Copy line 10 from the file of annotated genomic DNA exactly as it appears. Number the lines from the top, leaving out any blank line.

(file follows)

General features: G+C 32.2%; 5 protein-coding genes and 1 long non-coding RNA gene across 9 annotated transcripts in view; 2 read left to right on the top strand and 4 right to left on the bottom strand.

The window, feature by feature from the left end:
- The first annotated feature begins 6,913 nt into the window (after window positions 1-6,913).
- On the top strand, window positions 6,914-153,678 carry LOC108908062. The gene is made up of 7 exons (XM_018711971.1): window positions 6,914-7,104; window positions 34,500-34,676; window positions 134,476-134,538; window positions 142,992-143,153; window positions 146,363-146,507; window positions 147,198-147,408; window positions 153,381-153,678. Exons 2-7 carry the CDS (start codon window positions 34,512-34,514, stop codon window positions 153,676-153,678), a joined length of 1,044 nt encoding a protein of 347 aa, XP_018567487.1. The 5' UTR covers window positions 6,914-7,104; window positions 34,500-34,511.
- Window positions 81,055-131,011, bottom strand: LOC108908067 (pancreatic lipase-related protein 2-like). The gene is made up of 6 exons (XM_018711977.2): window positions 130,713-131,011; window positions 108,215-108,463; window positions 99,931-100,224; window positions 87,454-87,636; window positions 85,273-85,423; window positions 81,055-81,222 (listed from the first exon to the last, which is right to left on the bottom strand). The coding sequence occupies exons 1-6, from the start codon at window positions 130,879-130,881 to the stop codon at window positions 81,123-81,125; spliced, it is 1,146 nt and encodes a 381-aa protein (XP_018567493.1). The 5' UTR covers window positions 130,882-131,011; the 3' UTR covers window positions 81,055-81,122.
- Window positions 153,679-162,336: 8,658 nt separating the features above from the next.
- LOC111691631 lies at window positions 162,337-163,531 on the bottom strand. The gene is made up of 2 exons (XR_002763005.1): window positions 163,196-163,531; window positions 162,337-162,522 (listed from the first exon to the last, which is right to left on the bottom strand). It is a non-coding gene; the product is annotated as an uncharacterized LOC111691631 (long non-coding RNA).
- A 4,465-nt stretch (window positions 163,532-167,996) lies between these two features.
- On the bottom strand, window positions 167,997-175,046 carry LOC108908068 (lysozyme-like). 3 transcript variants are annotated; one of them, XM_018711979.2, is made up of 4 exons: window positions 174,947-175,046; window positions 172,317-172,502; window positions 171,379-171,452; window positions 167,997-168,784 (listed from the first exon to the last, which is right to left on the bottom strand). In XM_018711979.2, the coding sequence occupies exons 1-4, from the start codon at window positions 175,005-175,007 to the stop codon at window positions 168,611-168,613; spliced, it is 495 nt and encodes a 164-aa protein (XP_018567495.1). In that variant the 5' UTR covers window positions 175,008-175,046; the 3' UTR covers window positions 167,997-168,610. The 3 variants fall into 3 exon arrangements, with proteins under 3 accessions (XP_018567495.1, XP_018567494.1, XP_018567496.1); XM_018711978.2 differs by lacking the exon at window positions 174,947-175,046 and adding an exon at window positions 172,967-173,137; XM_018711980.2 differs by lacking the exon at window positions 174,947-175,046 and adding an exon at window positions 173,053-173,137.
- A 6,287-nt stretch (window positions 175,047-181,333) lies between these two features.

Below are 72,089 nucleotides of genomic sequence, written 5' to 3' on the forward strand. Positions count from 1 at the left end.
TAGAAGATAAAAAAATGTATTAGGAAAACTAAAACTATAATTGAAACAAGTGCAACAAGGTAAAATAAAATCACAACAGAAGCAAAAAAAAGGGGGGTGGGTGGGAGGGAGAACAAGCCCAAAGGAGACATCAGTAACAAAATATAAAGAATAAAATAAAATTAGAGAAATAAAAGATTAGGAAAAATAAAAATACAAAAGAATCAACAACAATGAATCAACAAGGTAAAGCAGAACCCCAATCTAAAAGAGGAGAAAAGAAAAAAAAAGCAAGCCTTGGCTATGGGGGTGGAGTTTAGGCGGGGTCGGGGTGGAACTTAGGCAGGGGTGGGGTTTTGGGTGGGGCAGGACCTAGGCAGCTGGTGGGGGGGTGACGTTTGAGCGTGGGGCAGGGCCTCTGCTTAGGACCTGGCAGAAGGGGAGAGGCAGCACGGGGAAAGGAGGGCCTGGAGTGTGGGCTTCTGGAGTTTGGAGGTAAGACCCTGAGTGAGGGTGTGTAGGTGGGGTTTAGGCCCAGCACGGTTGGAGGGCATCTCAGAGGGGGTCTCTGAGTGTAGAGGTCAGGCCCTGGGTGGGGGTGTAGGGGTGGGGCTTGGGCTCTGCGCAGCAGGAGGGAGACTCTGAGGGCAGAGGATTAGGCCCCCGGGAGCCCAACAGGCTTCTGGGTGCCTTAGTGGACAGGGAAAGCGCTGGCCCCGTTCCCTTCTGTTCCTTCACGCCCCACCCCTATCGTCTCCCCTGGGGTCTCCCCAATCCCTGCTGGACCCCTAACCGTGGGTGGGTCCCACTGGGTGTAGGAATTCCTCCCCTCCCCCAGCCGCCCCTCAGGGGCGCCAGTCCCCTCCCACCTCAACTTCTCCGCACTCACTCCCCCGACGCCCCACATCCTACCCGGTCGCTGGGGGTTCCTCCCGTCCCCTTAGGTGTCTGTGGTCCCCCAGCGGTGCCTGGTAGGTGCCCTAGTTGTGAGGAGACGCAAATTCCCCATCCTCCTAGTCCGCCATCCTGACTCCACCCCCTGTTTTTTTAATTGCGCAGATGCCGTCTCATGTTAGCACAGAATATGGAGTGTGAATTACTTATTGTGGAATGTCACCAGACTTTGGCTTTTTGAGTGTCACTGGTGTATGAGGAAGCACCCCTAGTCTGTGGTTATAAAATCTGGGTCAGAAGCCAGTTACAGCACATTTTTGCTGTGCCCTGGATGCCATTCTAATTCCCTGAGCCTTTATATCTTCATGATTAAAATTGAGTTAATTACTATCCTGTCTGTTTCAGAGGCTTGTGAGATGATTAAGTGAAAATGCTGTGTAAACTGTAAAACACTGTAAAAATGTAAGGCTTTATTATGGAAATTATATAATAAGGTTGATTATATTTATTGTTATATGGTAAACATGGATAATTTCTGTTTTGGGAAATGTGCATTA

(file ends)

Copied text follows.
- A 6,287-nt stretch (window positions 175,047-181,333) lies between these two features.